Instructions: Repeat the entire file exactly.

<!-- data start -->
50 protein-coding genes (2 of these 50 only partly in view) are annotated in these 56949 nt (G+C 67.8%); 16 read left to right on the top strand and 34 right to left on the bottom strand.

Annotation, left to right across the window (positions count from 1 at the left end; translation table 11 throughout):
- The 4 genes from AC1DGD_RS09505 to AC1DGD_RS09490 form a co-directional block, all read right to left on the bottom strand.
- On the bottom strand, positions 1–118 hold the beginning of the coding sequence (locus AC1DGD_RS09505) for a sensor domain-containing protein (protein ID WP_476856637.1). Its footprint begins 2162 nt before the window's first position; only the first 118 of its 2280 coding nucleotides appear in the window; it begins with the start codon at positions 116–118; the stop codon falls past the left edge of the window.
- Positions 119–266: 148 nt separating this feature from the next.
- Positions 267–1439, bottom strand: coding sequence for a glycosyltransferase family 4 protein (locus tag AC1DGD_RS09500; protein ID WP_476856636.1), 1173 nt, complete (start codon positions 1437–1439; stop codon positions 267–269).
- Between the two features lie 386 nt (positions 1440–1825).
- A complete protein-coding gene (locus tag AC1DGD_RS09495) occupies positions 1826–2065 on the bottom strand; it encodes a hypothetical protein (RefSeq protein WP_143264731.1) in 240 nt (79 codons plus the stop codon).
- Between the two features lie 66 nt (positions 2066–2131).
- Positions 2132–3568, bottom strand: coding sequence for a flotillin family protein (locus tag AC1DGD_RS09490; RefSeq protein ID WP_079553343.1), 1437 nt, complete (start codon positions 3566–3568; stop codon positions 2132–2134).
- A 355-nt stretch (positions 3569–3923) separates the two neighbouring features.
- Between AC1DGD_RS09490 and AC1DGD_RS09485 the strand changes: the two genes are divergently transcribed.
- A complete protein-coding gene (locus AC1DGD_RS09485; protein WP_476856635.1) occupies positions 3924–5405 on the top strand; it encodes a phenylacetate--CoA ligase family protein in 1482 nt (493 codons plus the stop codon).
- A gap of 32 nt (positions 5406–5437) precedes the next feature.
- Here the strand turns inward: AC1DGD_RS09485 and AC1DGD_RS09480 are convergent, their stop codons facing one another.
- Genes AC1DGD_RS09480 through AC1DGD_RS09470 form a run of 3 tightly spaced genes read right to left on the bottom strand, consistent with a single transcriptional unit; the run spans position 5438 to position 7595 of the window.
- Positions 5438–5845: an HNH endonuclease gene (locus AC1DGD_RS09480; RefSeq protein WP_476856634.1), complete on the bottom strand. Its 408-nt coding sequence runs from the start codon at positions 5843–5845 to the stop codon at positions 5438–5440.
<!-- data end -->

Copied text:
50 protein-coding genes (2 of these 50 only partly in view) are annotated in these 56949 nt (G+C 67.8%); 16 read left to right on the top strand and 34 right to left on the bottom strand.

Annotation, left to right across the window (positions count from 1 at the left end; translation table 11 throughout):
- The 4 genes from AC1DGD_RS09505 to AC1DGD_RS09490 form a co-directional block, all read right to left on the bottom strand.
- On the bottom strand, positions 1–118 hold the beginning of the coding sequence (locus AC1DGD_RS09505) for a sensor domain-containing protein (protein ID WP_476856637.1). Its footprint begins 2162 nt before the window's first position; only the first 118 of its 2280 coding nucleotides appear in the window; it begins with the start codon at positions 116–118; the stop codon falls past the left edge of the window.
- Positions 119–266: 148 nt separating this feature from the next.
- Positions 267–1439, bottom strand: coding sequence for a glycosyltransferase family 4 protein (locus tag AC1DGD_RS09500; protein ID WP_476856636.1), 1173 nt, complete (start codon positions 1437–1439; stop codon positions 267–269).
- Between the two features lie 386 nt (positions 1440–1825).
- A complete protein-coding gene (locus tag AC1DGD_RS09495) occupies positions 1826–2065 on the bottom strand; it encodes a hypothetical protein (RefSeq protein WP_143264731.1) in 240 nt (79 codons plus the stop codon).
- Between the two features lie 66 nt (positions 2066–2131).
- Positions 2132–3568, bottom strand: coding sequence for a flotillin family protein (locus tag AC1DGD_RS09490; RefSeq protein ID WP_079553343.1), 1437 nt, complete (start codon positions 3566–3568; stop codon positions 2132–2134).
- A 355-nt stretch (positions 3569–3923) separates the two neighbouring features.
- Between AC1DGD_RS09490 and AC1DGD_RS09485 the strand changes: the two genes are divergently transcribed.
- A complete protein-coding gene (locus AC1DGD_RS09485; protein WP_476856635.1) occupies positions 3924–5405 on the top strand; it encodes a phenylacetate--CoA ligase family protein in 1482 nt (493 codons plus the stop codon).
- A gap of 32 nt (positions 5406–5437) precedes the next feature.
- Here the strand turns inward: AC1DGD_RS09485 and AC1DGD_RS09480 are convergent, their stop codons facing one another.
- Genes AC1DGD_RS09480 through AC1DGD_RS09470 form a run of 3 tightly spaced genes read right to left on the bottom strand, consistent with a single transcriptional unit; the run spans position 5438 to position 7595 of the window.
- Positions 5438–5845: an HNH endonuclease gene (locus AC1DGD_RS09480; RefSeq protein WP_476856634.1), complete on the bottom strand. Its 408-nt coding sequence runs from the start codon at positions 5843–5845 to the stop codon at positions 5438–5440.